On election eve, The Brian Lehrer Show focused on the how-to of voting, talking to Julie Dent, president of the New York City Board of Elections and later to Alex Camarda, director of public policy and advocacy at Citizens Union, explains the charter revision initiatives which are on the back of the paper ballot.
The president of the NYC Board of Elections answered questions about voting and the new paper ballots that caused widespread problems on primary day. In explaining how to vote, Julie Dent inadvertently added to the confusion about where exactly, in relation to the candidates name, voters are supposed to fill in an oval.
I did at the beginning of our conversation I did indicate next to, but as I said to you, it's below. I do not think it will cause any confusion to the voter. They will see the candidate's name printed and right below the candidates name they will see an oval that they will mark in that oval, as you would do if you were taking a test of anything of that sort.
And in the wake of last week's firing of the Board of Election's executive director, Dent made sure to describe how the board's governance works. She distinguished between the politically-appointed commissioners of the Board of Elections, and the professional staff who run day to day operations at the agency.
The commissioners do not run the election. That's why we have hired staff. There are staff members there. And they do know how to run elections.
Dismissing allegations that the ballot design is confusing and that primary day saw significant problems, she said Board of Elections staff and employees are "capable of turning out an effective election." Anyone encountering problems on election day should call 1-866-Vote-NYC, she said. To listen to President of the Board of Elections Julie Dent's interview here.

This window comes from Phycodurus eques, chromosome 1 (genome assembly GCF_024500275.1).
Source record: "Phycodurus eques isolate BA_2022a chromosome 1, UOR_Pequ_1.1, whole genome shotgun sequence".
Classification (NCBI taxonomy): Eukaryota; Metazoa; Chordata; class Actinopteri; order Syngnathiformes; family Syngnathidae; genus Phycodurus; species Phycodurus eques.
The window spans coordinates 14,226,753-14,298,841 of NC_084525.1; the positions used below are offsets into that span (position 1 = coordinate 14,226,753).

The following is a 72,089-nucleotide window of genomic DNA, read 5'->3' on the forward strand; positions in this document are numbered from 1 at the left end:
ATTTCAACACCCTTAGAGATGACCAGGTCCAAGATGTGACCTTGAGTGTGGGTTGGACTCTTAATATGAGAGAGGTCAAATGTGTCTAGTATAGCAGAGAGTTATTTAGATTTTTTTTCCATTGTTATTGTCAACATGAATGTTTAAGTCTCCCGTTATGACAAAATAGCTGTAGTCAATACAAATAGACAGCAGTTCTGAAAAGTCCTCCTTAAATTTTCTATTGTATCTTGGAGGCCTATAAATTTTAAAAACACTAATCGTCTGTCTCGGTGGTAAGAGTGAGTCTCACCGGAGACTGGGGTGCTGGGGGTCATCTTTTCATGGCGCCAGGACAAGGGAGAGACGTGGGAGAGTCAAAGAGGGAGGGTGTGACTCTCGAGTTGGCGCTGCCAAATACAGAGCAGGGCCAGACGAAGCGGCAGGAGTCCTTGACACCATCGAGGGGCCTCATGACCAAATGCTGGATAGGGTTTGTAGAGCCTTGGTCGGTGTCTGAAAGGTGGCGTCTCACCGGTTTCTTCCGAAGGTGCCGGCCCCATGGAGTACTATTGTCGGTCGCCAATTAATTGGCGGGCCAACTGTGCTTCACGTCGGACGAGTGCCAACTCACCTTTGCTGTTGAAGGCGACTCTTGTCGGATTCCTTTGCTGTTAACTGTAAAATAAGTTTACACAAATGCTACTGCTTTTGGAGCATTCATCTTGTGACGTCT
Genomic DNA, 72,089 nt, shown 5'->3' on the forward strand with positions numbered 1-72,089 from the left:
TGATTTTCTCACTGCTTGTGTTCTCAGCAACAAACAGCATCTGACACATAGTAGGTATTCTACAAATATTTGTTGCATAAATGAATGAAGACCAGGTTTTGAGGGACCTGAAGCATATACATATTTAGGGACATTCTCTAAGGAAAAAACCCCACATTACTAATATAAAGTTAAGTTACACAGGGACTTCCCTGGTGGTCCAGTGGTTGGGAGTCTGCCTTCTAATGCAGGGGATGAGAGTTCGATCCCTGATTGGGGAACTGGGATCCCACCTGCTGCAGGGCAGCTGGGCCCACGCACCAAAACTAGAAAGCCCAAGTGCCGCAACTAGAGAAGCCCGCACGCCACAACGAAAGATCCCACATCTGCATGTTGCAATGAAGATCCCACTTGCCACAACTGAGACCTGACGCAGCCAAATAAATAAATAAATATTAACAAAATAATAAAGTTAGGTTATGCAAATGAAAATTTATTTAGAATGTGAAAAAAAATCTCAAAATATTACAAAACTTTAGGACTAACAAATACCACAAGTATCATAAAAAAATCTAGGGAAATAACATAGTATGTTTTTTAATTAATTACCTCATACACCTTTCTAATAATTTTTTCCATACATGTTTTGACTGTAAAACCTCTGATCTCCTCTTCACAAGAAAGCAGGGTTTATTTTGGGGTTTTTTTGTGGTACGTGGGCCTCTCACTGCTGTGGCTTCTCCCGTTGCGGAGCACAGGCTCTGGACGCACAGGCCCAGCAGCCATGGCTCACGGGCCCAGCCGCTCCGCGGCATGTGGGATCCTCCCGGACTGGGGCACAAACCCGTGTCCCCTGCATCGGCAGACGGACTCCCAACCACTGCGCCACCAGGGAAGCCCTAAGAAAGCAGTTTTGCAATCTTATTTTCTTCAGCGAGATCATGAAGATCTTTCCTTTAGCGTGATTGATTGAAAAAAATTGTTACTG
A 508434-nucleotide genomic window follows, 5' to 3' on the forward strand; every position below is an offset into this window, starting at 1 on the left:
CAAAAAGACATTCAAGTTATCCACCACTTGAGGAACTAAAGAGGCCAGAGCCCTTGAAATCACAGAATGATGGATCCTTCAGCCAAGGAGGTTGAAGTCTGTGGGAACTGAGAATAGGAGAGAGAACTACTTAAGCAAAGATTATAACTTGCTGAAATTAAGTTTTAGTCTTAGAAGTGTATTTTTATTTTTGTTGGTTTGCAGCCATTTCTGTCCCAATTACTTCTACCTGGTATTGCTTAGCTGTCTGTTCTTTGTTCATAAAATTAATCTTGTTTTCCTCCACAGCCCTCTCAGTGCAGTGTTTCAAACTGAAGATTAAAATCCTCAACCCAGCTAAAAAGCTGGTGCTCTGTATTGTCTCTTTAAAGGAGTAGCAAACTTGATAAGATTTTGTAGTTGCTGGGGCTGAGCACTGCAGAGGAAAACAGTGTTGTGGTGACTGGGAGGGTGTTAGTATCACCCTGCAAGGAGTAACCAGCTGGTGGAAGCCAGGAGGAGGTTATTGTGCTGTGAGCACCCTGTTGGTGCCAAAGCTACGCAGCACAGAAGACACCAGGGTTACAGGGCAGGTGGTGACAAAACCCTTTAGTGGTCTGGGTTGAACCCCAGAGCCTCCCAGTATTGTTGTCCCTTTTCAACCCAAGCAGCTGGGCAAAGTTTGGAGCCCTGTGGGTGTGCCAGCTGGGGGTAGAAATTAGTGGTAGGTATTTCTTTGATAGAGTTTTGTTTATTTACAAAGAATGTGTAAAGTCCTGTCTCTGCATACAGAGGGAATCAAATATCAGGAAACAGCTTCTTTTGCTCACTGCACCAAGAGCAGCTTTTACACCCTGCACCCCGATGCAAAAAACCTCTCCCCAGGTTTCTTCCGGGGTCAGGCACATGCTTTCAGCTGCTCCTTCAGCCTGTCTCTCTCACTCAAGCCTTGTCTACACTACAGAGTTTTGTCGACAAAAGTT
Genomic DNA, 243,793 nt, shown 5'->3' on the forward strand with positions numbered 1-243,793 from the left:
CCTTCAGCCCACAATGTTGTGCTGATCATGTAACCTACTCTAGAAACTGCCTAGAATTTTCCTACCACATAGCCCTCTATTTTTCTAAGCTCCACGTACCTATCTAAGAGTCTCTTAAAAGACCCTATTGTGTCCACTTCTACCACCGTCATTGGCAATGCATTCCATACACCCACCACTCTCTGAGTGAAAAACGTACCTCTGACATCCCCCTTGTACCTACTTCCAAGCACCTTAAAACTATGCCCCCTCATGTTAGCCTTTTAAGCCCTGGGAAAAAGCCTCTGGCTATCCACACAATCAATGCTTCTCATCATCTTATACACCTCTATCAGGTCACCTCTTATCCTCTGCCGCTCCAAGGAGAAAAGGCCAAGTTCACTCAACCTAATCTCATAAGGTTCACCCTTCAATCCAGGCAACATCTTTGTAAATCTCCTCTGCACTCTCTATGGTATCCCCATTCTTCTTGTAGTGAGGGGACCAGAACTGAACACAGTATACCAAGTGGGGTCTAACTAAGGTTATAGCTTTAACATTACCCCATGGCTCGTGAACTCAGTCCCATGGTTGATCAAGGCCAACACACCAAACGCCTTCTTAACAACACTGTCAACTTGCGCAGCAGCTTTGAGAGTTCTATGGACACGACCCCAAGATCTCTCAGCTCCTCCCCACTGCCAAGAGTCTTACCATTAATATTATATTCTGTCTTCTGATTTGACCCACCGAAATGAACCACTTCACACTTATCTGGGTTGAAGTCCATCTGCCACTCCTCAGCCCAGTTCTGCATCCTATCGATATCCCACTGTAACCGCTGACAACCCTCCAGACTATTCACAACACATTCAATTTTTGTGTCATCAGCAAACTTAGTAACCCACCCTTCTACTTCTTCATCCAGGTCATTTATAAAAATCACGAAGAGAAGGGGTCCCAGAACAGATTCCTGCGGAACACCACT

Alex Camarda, director of public policy and advocacy at Citizens Union, also joined the show to disentangle the marathon charter revision question that voters will find if they turn over the ballot.
There are two questions on the ballot, including whether term limits for city office should go back to two terms (after the change to three terms in 2008 that set up Bloomberg's election to his third term). The other question of which includes seven separate issues, all bundled together into a single yes or no vote. Among the issues voters will decide are whether the city should increase the requirements for campaign finance disclosure, decrease the number of signatures necessary for candidates to get on the ballot, streamline the number of required reports city agencies must produce, and add more information to city maps of the locations of polluting facilities such as waste transfer stations.
The single jumbo question is a result of a year's worth of deliberation by the Charter Revision Commission, which believed because of the new ballot design that it only had a very limited amount of space on which to present questions. Carmoda said that may not actually have been the case.
Listen to Carmoda parse the various clauses of the charter revision question here.